I return home from the festival and write like mad for the next year – alongside my full-time teaching job. My friend continues to read chapter by chapter and doesn’t let me veer off course when the doubts crowd in, as they undoubtedly do. Around Spring, talk turns to publishers. I tell her I want an agent and I know the one I want, but her list is closed to submissions and anyway, I don’t feel the book is ‘ready’ – turns out I will never feel the book is ‘ready’ so this is not a particularly good measure. By the start of summer, my confidence is dimming as I consider the insurmountable obstacles of solo editing – I haven’t got a clue what I’m doing so at this point editing entails guddling around in my book often making things worse, getting mired in minute wording issues. Finding an agent, getting published seem like a very distant point on the horizon.
I am still to cultivate the belief that I am a ‘real’ writer at this point – then, my friend calls me up and tells me the Wigtown 2015 programme is out. She shows me her copy, points to a page. ‘Isn’t that your agent?’ she says.
It is indeed. The Big Pitch: an opportunity for unpublished authors to pitch a book to an agent. Of course, it’s the agent I’ve been coveting – I’ve checked out her authors, followed her on Facebook, got the idea firmly lodged in my head that she is the one for me. Without really thinking about it too much, I book a place. A simple email is all it takes and I have a confirmed slot – fifteen minutes to change the course of my life.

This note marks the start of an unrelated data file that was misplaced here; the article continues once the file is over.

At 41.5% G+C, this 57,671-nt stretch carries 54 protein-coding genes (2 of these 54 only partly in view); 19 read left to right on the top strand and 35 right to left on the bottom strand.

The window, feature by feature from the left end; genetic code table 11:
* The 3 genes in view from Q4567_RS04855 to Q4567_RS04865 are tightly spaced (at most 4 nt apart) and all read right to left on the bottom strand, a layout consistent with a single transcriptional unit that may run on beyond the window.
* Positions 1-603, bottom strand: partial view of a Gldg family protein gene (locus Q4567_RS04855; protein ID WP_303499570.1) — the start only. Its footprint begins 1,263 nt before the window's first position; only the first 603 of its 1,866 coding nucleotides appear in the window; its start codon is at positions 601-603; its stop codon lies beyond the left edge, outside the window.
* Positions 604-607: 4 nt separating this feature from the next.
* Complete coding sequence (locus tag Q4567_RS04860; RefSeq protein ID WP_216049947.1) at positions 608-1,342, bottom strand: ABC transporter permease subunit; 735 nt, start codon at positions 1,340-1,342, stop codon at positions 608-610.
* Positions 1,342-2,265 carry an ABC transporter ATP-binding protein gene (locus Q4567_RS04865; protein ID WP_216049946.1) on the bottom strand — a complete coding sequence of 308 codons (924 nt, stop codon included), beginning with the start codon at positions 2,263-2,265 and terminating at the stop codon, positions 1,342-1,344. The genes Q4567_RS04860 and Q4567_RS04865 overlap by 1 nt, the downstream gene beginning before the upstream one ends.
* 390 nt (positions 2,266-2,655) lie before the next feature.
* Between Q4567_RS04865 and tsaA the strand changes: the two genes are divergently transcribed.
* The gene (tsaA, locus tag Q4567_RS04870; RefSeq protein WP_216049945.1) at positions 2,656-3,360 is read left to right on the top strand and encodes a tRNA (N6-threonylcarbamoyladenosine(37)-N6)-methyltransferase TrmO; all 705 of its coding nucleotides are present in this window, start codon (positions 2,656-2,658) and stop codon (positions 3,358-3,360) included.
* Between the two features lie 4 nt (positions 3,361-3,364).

As the festival draws closer my nerves become acute – the book still isn’t finished to my satisfaction, I know there is so much wrong with it, but I have no idea how to fix it and I’ve never pitched anything in my life.
I read about the concept of the Elevator Pitch, think: Great, succinctness is not my strong point!! I have to be brief, concise, clear. I have about three minutes to sell my book. maybe less. The first sentence out my mouth will be crucial – at this point, when someone asks me about my book, I mumble ‘um, well, it’s just . . .’ if I get past this I might start describing the characters, the setting, but I can’t seem to pin it down, encapsulate it in a neat little nutshell.